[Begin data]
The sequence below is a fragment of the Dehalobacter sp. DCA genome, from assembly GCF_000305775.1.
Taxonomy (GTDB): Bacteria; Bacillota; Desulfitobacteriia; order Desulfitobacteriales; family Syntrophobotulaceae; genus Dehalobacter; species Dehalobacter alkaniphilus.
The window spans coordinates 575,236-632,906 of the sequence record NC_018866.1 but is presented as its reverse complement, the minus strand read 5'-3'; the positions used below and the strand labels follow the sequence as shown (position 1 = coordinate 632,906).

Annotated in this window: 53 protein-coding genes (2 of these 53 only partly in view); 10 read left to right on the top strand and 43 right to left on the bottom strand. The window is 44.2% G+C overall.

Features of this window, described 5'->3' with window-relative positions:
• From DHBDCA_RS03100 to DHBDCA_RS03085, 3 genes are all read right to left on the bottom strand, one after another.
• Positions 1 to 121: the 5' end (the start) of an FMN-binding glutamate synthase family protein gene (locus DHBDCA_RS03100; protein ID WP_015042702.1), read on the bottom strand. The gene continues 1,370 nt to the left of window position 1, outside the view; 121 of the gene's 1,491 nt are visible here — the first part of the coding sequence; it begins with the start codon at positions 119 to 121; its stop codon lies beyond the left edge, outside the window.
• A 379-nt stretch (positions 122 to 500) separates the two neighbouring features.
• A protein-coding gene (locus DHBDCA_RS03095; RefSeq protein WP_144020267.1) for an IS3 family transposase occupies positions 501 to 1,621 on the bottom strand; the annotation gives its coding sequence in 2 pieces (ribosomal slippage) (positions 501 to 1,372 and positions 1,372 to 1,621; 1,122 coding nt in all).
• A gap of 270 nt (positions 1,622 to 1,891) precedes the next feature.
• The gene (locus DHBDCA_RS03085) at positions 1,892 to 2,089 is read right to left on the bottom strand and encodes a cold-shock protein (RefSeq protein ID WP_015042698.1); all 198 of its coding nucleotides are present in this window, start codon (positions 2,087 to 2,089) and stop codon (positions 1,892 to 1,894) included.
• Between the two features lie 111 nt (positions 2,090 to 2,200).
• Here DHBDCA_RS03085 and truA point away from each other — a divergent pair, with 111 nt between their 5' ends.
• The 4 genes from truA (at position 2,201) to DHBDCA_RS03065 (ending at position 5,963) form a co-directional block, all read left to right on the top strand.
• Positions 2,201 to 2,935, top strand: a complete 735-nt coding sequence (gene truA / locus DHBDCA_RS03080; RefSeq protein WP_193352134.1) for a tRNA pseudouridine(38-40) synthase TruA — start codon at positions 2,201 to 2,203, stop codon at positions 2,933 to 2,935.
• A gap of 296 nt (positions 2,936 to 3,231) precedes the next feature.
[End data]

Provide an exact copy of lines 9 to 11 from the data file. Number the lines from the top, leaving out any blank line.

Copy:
• A protein-coding gene (locus DHBDCA_RS03095; RefSeq protein WP_144020267.1) for an IS3 family transposase occupies positions 501 to 1,621 on the bottom strand; the annotation gives its coding sequence in 2 pieces (ribosomal slippage) (positions 501 to 1,372 and positions 1,372 to 1,621; 1,122 coding nt in all).
• A gap of 270 nt (positions 1,622 to 1,891) precedes the next feature.
• The gene (locus DHBDCA_RS03085) at positions 1,892 to 2,089 is read right to left on the bottom strand and encodes a cold-shock protein (RefSeq protein ID WP_015042698.1); all 198 of its coding nucleotides are present in this window, start codon (positions 2,087 to 2,089) and stop codon (positions 1,892 to 1,894) included.